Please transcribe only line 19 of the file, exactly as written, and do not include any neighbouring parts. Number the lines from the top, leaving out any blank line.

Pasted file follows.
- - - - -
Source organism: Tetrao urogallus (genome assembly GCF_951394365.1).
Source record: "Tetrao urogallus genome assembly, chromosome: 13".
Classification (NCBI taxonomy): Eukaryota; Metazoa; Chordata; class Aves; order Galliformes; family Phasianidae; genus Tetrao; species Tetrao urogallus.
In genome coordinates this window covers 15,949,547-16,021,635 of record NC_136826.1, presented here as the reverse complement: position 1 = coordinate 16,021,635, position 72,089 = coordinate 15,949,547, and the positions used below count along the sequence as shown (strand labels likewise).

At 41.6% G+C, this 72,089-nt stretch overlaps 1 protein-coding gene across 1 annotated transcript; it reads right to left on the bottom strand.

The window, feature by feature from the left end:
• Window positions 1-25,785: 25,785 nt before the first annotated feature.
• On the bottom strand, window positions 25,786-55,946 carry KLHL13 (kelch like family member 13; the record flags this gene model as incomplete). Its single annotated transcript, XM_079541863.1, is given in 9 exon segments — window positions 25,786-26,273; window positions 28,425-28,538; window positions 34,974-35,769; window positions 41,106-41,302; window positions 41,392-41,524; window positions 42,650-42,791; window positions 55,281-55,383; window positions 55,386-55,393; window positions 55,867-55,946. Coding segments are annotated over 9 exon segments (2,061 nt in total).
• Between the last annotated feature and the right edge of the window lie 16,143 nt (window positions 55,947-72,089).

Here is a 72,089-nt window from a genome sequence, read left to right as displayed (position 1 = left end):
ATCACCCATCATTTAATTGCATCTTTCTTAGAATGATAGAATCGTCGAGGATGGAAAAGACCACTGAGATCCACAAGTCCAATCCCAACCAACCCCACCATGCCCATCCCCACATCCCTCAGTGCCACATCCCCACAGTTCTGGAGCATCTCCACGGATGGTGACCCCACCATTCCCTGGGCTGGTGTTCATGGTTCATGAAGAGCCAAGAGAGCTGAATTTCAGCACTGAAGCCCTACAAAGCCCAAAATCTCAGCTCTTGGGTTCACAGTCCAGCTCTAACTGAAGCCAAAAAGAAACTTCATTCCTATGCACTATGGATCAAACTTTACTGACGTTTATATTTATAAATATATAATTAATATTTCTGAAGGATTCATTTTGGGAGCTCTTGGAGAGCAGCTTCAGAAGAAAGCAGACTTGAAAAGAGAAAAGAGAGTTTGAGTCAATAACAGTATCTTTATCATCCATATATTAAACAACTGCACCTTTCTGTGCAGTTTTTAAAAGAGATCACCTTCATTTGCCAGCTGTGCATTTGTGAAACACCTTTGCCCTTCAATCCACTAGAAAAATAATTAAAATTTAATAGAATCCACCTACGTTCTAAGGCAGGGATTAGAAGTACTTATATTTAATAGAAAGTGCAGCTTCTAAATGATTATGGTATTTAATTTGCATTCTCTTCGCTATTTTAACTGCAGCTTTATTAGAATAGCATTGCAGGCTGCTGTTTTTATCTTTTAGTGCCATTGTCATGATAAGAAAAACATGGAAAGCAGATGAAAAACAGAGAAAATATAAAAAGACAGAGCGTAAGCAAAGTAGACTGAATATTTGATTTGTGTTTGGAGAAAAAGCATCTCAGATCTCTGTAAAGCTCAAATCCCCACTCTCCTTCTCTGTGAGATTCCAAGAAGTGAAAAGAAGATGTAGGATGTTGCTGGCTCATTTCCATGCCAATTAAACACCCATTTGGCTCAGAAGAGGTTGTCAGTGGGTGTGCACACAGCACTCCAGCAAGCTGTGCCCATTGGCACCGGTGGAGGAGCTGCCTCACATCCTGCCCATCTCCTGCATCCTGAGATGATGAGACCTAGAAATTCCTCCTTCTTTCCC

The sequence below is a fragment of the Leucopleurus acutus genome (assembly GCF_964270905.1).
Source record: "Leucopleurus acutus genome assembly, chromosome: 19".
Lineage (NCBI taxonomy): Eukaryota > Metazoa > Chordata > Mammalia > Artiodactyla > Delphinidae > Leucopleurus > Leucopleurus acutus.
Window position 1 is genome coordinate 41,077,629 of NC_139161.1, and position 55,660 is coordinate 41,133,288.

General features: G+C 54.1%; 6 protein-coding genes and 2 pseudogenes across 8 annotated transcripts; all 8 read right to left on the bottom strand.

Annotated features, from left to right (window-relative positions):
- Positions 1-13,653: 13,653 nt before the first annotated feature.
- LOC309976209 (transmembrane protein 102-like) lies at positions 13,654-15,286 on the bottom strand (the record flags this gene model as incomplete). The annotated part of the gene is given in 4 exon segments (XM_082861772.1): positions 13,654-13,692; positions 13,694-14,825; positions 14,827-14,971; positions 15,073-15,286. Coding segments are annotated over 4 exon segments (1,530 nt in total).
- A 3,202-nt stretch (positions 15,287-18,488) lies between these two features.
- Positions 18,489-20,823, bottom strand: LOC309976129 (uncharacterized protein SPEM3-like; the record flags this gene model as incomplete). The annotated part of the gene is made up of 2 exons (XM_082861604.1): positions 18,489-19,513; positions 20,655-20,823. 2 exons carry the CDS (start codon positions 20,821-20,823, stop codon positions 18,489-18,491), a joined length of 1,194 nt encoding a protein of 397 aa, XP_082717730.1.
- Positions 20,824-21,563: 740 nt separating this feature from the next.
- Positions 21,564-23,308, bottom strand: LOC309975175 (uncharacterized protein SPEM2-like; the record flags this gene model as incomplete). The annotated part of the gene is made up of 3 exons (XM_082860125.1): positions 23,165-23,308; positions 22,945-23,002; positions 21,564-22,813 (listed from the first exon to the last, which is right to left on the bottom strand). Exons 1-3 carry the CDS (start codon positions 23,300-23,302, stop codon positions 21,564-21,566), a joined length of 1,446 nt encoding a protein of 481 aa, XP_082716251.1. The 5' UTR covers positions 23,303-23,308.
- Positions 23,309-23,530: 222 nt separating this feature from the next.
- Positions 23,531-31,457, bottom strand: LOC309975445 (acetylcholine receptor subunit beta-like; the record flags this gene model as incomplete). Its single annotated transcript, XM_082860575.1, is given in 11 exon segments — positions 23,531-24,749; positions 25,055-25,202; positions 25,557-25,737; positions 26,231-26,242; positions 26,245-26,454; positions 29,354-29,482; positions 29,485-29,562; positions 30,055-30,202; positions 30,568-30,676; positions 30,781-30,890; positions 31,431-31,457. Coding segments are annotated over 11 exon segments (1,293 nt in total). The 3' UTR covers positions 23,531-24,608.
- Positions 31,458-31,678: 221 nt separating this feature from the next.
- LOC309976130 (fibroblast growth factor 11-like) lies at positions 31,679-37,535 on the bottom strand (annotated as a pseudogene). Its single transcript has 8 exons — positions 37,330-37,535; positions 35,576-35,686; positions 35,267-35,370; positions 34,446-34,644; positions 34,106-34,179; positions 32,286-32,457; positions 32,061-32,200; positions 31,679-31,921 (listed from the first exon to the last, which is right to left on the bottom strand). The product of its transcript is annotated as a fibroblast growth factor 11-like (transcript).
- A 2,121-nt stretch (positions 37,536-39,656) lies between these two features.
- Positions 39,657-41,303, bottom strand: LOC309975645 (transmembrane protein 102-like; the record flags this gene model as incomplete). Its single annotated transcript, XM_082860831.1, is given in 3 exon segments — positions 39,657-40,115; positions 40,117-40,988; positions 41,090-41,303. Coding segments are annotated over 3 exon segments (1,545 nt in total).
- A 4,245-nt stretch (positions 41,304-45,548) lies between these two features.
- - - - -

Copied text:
- LOC309976209 (transmembrane protein 102-like) lies at positions 13,654-15,286 on the bottom strand (the record flags this gene model as incomplete). The annotated part of the gene is given in 4 exon segments (XM_082861772.1): positions 13,654-13,692; positions 13,694-14,825; positions 14,827-14,971; positions 15,073-15,286. Coding segments are annotated over 4 exon segments (1,530 nt in total).